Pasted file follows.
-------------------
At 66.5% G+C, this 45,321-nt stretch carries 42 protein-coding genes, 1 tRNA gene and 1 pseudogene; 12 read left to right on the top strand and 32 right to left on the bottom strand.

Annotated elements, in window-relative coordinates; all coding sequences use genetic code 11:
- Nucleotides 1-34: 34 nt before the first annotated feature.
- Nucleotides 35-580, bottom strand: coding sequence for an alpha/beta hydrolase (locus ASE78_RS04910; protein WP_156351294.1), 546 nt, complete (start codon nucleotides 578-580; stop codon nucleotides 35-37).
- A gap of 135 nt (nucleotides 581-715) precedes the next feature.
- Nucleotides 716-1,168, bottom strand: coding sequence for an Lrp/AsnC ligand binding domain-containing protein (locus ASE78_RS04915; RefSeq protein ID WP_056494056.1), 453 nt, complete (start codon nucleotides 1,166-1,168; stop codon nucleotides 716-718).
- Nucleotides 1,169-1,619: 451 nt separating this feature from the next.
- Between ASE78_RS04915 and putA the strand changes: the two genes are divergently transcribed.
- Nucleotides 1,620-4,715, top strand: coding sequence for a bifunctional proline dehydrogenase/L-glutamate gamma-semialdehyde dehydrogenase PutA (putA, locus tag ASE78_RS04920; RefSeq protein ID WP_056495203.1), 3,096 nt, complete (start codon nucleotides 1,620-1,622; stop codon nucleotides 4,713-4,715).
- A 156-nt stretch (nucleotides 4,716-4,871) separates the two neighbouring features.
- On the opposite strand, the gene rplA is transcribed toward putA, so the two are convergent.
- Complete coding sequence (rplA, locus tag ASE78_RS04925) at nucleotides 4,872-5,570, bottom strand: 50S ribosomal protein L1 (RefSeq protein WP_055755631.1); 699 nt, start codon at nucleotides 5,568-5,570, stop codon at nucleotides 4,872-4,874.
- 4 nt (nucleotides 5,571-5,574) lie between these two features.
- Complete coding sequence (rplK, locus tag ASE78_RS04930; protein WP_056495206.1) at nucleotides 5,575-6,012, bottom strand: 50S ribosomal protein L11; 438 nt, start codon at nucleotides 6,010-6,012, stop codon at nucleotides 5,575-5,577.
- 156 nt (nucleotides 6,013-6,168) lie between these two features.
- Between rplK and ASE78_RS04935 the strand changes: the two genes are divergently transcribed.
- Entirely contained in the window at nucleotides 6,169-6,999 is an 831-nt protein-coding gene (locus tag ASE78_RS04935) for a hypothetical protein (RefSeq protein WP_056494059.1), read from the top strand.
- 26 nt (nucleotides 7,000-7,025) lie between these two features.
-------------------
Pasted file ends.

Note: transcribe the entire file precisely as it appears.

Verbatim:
At 66.5% G+C, this 45,321-nt stretch carries 42 protein-coding genes, 1 tRNA gene and 1 pseudogene; 12 read left to right on the top strand and 32 right to left on the bottom strand.

Annotated elements, in window-relative coordinates; all coding sequences use genetic code 11:
- Nucleotides 1-34: 34 nt before the first annotated feature.
- Nucleotides 35-580, bottom strand: coding sequence for an alpha/beta hydrolase (locus ASE78_RS04910; protein WP_156351294.1), 546 nt, complete (start codon nucleotides 578-580; stop codon nucleotides 35-37).
- A gap of 135 nt (nucleotides 581-715) precedes the next feature.
- Nucleotides 716-1,168, bottom strand: coding sequence for an Lrp/AsnC ligand binding domain-containing protein (locus ASE78_RS04915; RefSeq protein ID WP_056494056.1), 453 nt, complete (start codon nucleotides 1,166-1,168; stop codon nucleotides 716-718).
- Nucleotides 1,169-1,619: 451 nt separating this feature from the next.
- Between ASE78_RS04915 and putA the strand changes: the two genes are divergently transcribed.
- Nucleotides 1,620-4,715, top strand: coding sequence for a bifunctional proline dehydrogenase/L-glutamate gamma-semialdehyde dehydrogenase PutA (putA, locus tag ASE78_RS04920; RefSeq protein ID WP_056495203.1), 3,096 nt, complete (start codon nucleotides 1,620-1,622; stop codon nucleotides 4,713-4,715).
- A 156-nt stretch (nucleotides 4,716-4,871) separates the two neighbouring features.
- On the opposite strand, the gene rplA is transcribed toward putA, so the two are convergent.
- Complete coding sequence (rplA, locus tag ASE78_RS04925) at nucleotides 4,872-5,570, bottom strand: 50S ribosomal protein L1 (RefSeq protein WP_055755631.1); 699 nt, start codon at nucleotides 5,568-5,570, stop codon at nucleotides 4,872-4,874.
- 4 nt (nucleotides 5,571-5,574) lie between these two features.
- Complete coding sequence (rplK, locus tag ASE78_RS04930; protein WP_056495206.1) at nucleotides 5,575-6,012, bottom strand: 50S ribosomal protein L11; 438 nt, start codon at nucleotides 6,010-6,012, stop codon at nucleotides 5,575-5,577.
- 156 nt (nucleotides 6,013-6,168) lie between these two features.
- Between rplK and ASE78_RS04935 the strand changes: the two genes are divergently transcribed.
- Entirely contained in the window at nucleotides 6,169-6,999 is an 831-nt protein-coding gene (locus tag ASE78_RS04935) for a hypothetical protein (RefSeq protein WP_056494059.1), read from the top strand.
- 26 nt (nucleotides 7,000-7,025) lie between these two features.